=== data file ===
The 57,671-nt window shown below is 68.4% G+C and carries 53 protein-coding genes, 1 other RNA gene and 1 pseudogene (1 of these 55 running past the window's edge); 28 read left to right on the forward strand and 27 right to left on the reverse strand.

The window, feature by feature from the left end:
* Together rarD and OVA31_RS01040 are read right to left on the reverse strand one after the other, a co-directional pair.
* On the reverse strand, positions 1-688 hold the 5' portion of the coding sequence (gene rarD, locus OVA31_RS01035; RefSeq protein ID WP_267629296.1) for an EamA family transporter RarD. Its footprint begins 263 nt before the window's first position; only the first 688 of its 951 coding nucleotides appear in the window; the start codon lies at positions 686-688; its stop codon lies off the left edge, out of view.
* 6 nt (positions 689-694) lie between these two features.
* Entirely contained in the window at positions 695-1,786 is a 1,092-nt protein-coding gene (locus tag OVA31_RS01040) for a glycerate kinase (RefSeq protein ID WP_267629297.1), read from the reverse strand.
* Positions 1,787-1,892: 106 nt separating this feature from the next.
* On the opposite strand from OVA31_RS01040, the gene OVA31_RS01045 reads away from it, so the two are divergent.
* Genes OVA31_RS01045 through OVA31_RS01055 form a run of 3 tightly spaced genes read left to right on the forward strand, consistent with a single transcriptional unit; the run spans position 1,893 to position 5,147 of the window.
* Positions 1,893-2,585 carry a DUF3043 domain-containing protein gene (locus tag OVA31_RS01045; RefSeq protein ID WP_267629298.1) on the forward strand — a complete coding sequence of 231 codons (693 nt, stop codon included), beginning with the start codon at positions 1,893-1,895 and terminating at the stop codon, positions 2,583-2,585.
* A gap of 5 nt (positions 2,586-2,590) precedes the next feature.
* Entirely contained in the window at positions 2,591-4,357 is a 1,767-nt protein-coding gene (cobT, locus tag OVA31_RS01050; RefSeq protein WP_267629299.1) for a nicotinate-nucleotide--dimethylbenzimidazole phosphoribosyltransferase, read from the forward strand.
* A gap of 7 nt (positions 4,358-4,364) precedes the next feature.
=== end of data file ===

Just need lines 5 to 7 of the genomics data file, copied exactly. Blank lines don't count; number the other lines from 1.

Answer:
* 6 nt (positions 689-694) lie between these two features.
* Entirely contained in the window at positions 695-1,786 is a 1,092-nt protein-coding gene (locus tag OVA31_RS01040) for a glycerate kinase (RefSeq protein ID WP_267629297.1), read from the reverse strand.
* Positions 1,787-1,892: 106 nt separating this feature from the next.